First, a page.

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This is a sword manufactured during World War Two by one of the famed master sword makers of the time. His name was Ishido Teruhide.

Ishido produced swords for high ranking military officers and for civilians during the World War Two period. His swords are highly sought after. He achieved the rank of Betseki in 1943 by the Nihon Token Tarenjo and the Nihon Token Shinbunshi.

The scabbard consists of a wooden insert with a brownish metal cover. Traditional military mountings are placed in three different areas. This is a typical configuration found during World War two. The bottom of the scabbard has a simple metal basic cover.

The bottom picture shows the handle taken apart and all of its components. The handle is held to the tang via the use of two pegs. The tsuba has flanges on the top and bottom, ensuring that the fit is tight when put together. Each component is marked with a matching number.

The four cherry blossoms that adorn each corner of the tsuba are also part of a typical mounting of the japanese armed forces during WWII.

This is a close up vew of three of the flanges employed to tightly secure the handle to the sword.

The following pictures show some of the components of a sword. Two wooden pegs go through the holes in the tang to secure the blade to the handle. Soldiers would often make the peg by inserting a chop stick in the hole of the tang, then proceeded to break it. swords often displayed the signature of the maker, their title and school or village on the tang. The example shown here is nicely signed.

This page is a recognition and identification guide for Samurai swords. Multiple detailed photos of a specific sample are provided. Descriptions point out clearly defined points that should be noted.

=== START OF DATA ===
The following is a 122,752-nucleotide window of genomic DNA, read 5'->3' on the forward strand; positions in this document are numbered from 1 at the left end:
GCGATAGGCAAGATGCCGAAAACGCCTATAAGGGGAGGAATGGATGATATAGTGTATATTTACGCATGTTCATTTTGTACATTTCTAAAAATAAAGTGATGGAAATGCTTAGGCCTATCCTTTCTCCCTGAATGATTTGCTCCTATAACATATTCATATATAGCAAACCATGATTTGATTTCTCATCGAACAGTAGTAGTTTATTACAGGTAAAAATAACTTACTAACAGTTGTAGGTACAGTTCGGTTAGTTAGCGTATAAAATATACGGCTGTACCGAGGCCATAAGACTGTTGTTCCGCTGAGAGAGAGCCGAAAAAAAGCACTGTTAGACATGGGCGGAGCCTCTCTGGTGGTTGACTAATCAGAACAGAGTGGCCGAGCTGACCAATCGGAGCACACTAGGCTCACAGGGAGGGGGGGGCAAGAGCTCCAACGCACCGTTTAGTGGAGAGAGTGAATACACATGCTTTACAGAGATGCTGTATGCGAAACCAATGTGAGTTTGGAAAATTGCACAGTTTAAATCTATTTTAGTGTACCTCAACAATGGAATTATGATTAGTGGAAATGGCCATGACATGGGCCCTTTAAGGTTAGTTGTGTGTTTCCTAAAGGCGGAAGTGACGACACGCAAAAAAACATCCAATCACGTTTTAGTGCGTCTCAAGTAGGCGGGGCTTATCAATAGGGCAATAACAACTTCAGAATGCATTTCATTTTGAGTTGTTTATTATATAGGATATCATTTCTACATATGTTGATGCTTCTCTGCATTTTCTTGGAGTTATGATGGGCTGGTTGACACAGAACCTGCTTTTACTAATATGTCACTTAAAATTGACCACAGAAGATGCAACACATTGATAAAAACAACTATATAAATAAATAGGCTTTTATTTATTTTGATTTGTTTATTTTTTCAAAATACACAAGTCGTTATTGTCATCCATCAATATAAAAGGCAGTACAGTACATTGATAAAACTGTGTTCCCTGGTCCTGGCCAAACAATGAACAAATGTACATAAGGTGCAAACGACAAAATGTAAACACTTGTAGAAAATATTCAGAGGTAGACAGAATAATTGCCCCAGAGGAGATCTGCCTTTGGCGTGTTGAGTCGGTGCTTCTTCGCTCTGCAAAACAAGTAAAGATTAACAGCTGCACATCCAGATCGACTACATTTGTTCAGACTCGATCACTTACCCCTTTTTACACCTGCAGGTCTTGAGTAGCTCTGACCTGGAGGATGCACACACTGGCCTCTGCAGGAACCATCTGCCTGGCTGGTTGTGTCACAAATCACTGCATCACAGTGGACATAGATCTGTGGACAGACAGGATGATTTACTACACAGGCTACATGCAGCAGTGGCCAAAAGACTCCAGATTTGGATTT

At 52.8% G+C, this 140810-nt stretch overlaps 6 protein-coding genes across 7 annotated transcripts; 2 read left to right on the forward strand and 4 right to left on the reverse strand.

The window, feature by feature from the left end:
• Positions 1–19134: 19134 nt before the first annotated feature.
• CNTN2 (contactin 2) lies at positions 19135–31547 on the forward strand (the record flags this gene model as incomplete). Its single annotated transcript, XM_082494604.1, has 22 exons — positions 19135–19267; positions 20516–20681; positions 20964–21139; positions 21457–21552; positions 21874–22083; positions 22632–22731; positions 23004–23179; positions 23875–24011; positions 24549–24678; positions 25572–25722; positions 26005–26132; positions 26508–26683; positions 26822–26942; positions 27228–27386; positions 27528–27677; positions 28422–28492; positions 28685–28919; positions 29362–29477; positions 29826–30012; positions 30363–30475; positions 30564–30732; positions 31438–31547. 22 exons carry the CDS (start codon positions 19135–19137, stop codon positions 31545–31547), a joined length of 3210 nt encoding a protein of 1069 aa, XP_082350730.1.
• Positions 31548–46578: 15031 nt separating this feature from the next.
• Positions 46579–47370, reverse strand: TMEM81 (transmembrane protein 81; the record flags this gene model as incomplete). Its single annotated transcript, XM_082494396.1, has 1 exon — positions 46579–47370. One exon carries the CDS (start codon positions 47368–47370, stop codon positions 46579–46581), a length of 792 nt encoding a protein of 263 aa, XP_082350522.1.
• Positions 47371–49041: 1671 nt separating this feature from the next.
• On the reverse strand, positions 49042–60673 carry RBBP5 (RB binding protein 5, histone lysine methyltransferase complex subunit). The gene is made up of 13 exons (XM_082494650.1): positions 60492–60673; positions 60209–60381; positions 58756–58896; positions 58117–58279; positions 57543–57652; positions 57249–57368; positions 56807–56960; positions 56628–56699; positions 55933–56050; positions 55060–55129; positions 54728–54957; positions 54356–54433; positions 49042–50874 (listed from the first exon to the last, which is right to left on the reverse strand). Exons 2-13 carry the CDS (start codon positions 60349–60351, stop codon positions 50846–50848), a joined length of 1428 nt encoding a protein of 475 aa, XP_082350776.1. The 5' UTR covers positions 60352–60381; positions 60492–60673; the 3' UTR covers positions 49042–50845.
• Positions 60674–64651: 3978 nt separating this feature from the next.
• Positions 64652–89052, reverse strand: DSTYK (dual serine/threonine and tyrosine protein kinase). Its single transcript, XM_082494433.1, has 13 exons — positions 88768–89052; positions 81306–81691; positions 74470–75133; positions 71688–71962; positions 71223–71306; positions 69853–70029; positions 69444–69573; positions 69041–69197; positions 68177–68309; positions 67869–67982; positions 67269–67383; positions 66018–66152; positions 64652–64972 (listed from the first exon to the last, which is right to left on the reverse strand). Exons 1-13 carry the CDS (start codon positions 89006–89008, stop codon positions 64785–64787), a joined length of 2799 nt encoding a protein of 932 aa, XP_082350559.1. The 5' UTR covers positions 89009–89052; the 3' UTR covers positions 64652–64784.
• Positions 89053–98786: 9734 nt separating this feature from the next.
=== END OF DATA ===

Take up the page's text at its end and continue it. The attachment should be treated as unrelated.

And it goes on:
One of the most commonly asked questions is "How much is my Samurai Sword worth?". A price guide is included here to address this question. The value of the swords is reviewed over a period of several years. A trend can be observed. The present worth of the edge weapons in the collector's market is illustrated.

This service is provided free of charge to the visitor/enthusiast courtesy of MilitaryItems.com, a company dedicated to the preservation of military history and to providing quality military antiques and collectibles to museums, institutions and the general public.

  1. FAQ's
  2. Samurai sword periods
  3. Samurai Swordsmith schools
  4. Samurai sword anatomy
  5. The Menuki
  6. The Tsuba
  7. The Samurai blade tip
  8. Reading the sword's signature
  9. Samurai sword care
  10. Identifying sword reproductions
  11. Ready to buy a sword

The folowing picture shows the signature found in the tang.

We have received several phone calls from individuals who believed they have an Ishido Teruhide sword just to find out that the signature on their sword does not match what we are showing here.

In most cases the signature is what determines the maker of the sword. If you have a sword and the signature does not match the characters seen here then you do not have a Teruhide sword. The fittings, handle and scabbard are common characteristics that are found in most WWII swords. Those items do not determine the maker of the blade.

This Samurai Sword may be currently reproduced. It is becoming more difficult to be able to tell the fake ones from the real ones because the quality of the reproductions is improving. The collector must become familiarized with the construction style and materials employed in the manufacturing of this item. Attention to the details is critical in order to be able to determine the authenticity of the collectible.

If you have an interest is seeing other Japanese Samurai swords, you can do so by going to our Japanese Samurai Swords Price Guide identification guide. Where we cover Samurai swords from all periods.


The value for the Samurai sword and other military antiques and collectibles is provided as a means to educate the collector community and individuals who have a general interest on the field. The following is an estimated value. Prices may vary in every state and every country. This service is provided courtesy of MilitaryItems.com. The source for military antiques and collectibles in the web.

Year 2006 2007 2008 2009 2010 2011 2012 2013 2014 2015
Value $4,000.00 $5,000.00 $5,500.00 $6,000.00 $6,000.00
Availability Rare Rare Rare Rare Rare
Invest Grade B A A A A

While the item featured here is not for sale, similar items like it are available for purchase in our website MilitaryItems.com

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